"I think every year you have to win," Ricketts said. "Whether our payroll was lower or higher, you'd get the same message out of us. [The players] have a lot of pride and want to win this year. In the end, for these guys, how much they get paid, it's a great thing for them, but they're here to win and they know it."

Ricketts, whose family purchased the Cubs in October 2009, met with the players at Fitch Park after an early workout, which was moved up to avoid rain forecast for the area. His message?

"I think the message for the team this year and the theme for the team this year is the fact that through the last six weeks of 2010, we were one of the best teams in baseball," Ricketts said of the 24-13 finish under manager Mike Quade. "We have that team back and that manager back, and we've added to it. I think we build on that momentum and use the next 40 days to get ready for the season, and come into the season with a sense of purpose and a sense of pride, get off to a quick start and have a great year."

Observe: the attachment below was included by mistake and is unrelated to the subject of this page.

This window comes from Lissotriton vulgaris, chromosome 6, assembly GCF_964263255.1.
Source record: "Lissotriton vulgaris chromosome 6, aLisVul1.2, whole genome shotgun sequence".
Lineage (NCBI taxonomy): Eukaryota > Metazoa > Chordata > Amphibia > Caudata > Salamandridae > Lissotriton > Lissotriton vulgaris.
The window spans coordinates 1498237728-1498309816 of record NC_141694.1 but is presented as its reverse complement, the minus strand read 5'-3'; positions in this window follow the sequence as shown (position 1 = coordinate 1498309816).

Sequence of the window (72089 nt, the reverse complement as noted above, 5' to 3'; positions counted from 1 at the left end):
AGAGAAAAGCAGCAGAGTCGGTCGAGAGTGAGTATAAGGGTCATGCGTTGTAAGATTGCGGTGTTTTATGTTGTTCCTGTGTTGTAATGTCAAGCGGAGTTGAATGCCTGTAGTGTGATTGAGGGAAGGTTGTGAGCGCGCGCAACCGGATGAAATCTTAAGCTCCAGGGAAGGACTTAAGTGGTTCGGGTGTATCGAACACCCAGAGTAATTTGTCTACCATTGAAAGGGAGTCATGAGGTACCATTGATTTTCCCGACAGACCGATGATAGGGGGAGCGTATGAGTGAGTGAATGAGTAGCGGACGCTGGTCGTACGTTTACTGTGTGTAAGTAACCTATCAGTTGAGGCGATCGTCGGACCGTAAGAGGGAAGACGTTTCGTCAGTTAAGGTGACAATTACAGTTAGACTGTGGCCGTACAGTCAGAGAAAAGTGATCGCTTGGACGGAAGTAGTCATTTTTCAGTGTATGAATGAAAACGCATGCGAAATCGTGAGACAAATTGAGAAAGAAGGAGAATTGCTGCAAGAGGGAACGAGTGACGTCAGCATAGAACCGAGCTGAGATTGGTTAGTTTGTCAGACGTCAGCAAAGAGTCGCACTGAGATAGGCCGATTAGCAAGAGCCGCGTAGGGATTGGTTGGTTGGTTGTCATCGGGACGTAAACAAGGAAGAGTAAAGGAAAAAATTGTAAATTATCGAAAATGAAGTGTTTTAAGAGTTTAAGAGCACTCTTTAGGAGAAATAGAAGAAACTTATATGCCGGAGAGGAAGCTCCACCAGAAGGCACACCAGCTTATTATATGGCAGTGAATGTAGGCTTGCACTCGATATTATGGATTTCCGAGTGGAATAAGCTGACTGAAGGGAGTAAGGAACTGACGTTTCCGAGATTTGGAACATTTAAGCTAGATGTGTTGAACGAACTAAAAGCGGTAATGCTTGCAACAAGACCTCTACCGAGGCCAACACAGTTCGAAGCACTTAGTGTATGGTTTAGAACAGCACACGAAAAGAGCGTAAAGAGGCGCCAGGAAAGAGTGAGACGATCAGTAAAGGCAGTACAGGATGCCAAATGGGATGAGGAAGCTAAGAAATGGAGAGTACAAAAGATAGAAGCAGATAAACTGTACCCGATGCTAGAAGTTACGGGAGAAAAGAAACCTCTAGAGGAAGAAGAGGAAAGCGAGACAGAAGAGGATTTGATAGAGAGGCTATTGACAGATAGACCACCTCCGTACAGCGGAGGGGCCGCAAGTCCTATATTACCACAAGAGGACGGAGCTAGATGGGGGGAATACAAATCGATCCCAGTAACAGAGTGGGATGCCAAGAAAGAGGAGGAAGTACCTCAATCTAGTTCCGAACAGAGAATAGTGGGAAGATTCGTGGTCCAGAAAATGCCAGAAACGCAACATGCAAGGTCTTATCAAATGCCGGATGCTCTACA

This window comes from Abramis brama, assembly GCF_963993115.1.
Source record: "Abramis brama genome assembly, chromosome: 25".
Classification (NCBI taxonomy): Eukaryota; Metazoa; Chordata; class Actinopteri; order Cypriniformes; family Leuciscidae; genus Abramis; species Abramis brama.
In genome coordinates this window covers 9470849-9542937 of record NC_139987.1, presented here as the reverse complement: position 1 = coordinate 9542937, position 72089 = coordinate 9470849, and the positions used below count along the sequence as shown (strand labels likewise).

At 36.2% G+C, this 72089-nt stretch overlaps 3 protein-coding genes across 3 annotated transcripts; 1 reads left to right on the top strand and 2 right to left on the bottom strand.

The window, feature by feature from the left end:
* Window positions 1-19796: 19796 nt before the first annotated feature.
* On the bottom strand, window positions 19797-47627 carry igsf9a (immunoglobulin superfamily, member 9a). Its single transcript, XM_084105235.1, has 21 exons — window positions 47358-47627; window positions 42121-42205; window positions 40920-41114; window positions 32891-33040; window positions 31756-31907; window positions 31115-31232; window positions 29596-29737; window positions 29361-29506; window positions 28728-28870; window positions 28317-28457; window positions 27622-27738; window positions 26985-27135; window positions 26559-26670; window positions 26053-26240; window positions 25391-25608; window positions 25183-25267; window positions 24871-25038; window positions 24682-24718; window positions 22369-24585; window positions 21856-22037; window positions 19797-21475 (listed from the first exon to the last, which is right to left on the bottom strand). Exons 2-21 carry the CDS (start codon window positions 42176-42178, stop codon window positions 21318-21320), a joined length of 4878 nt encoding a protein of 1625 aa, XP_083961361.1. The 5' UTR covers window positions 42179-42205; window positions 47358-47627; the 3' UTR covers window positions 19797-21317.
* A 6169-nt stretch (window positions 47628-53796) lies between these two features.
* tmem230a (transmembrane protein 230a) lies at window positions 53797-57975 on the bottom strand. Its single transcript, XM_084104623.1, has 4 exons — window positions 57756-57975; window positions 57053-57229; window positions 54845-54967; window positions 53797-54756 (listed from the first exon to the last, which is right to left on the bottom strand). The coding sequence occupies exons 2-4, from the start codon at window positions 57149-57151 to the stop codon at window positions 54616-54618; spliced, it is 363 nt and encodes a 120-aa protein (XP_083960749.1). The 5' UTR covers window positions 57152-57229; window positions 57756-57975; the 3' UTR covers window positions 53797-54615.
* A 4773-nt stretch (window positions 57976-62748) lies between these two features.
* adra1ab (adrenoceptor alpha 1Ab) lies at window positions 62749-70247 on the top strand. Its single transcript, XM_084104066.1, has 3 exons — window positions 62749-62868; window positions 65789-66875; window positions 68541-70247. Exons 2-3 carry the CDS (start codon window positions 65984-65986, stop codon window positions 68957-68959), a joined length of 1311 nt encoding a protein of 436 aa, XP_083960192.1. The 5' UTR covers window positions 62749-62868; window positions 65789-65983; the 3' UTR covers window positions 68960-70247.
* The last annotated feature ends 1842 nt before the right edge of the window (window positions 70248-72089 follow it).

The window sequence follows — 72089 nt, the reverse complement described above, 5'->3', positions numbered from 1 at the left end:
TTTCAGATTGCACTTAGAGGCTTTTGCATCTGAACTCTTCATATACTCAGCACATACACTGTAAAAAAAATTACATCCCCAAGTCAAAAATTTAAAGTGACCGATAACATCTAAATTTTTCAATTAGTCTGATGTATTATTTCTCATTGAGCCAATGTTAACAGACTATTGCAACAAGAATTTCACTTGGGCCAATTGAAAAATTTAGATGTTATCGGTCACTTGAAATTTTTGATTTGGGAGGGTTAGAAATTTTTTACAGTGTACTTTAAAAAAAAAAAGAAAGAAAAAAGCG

Soto on repaired right shoulder: It's money

MESA, Ariz. -- If the season opened now, Cubs catcher Geovany Soto would be ready.

After undergoing arthroscopic right shoulder surgery on Sept. 20, Soto is able to do all the drills in spring camp. The only change is that he has to do some additional shoulder strengthening exercises.

"I've been joking with a lot of people that I haven't felt this way in a couple years," Soto said. "[My shoulder] feels awesome. Obviously, I have to work on it and rehab it, but right now it's money.

"I'm already game-ready. If we had to play today, I'd be ready to play."

It's been nearly five months since the procedure, which did not require any ligament repair.

"It wasn't a big one," Soto said.

A healthy Soto is good for the Cubs. He is coming off a .280 campaign in which he hit 17 homers and drove in 53 runs, a significant improvement from the 2009 season in which he hit .218.